revisiting a sane woman

I’m rereading A Sane Woman (my first novel). I haven’t read it in a while, so I’ve been surprised by a few things.

It’s funnier than I remembered. Not all the way through — some parts are quite serious — but I laughed more than I expected to.

Punctuation was not my strong suit back then. Sigh. I’ll say no more about that.

There were a few continuity glitches (not within the book, but in relation to everything that’s come since). Oh, well. That’s going to happen when you write serial fiction about the same world for almost a quarter of a century.

I found four typos, and I fixed them in the HTML version (typos always get fixed, even though the book is officially finished).

But here’s my favorite thing I found — my favorite because I hadn’t really thought about it before:

There’s a teenage girl, shy, awkward and bookish, living in a small town. There’s also a tough guy, a rather alienated and possibly violent boy from the wrong side of the tracks. They become friends, and later lovers.

And they don’t end up together! They are together, briefly, and then they both move on!

You know, like happens in life. Almost never in fiction, obviously, but all the time in the real world.

I wasn’t setting out to go right up against the romantic novel cliches, but it pleases me no end that I did.

A Sane Woman is available in print here, and in an HTML file (specially formatted for e-readers as well as screens) here.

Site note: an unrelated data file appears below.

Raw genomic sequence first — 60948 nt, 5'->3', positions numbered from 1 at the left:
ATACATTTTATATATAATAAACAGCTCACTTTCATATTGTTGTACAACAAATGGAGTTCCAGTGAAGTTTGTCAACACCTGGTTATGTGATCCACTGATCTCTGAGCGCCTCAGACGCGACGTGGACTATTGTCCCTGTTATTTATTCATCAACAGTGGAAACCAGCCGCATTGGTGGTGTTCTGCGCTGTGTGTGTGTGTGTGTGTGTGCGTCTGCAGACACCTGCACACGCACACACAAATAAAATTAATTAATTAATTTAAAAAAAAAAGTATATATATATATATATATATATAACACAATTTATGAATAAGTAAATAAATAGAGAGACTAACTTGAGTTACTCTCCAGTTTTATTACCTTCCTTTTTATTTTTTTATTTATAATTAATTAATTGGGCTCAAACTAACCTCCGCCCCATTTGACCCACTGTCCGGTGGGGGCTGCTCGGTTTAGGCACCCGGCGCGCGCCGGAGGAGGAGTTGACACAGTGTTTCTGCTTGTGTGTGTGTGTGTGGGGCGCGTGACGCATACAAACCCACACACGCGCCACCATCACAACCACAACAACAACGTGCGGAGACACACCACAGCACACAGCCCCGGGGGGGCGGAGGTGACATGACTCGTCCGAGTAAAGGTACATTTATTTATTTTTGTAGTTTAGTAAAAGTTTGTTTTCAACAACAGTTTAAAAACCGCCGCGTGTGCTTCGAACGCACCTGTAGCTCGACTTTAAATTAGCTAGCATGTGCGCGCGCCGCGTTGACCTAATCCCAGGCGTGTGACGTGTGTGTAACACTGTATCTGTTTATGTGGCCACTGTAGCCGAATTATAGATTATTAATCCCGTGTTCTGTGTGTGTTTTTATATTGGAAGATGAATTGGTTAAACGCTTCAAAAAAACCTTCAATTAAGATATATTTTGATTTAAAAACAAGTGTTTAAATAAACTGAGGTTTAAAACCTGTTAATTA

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4 Responses to revisiting a sane woman

  1. Maggie says:

    I love it when stories defy the usual cliches, especially when you didn’t specifically set out to do that. 🙂

    • I don’t mind subverting expectations, but I always feel that if you set out to deliberately go against cliches you’re as trapped by them as you are if you go along with them (I’m talking about novels and stories — if would be different if you were writing comedy sketches or something like that).

  2. SB Roberts says:

    I love it when those sorts of unexpected things happen. They make the story feel so much more real.

    By the way, I love the chronology of the story. Moving backwards through time and discovering things about characters in that manner has a certain thrill to it. Like the sort of thrill that comes from seeing a familiar name in The Silmarillion, though obviously it’s a bit different. It’s just a hard thrill to describe. : )

    • Well, Tolkien was a really big influence on me. Not in terms of content (you’ve probably noticed that 🙂 ), but he was a great example of how you can devote your entire writing life to creating and exploring one world — which is pretty much what I do.

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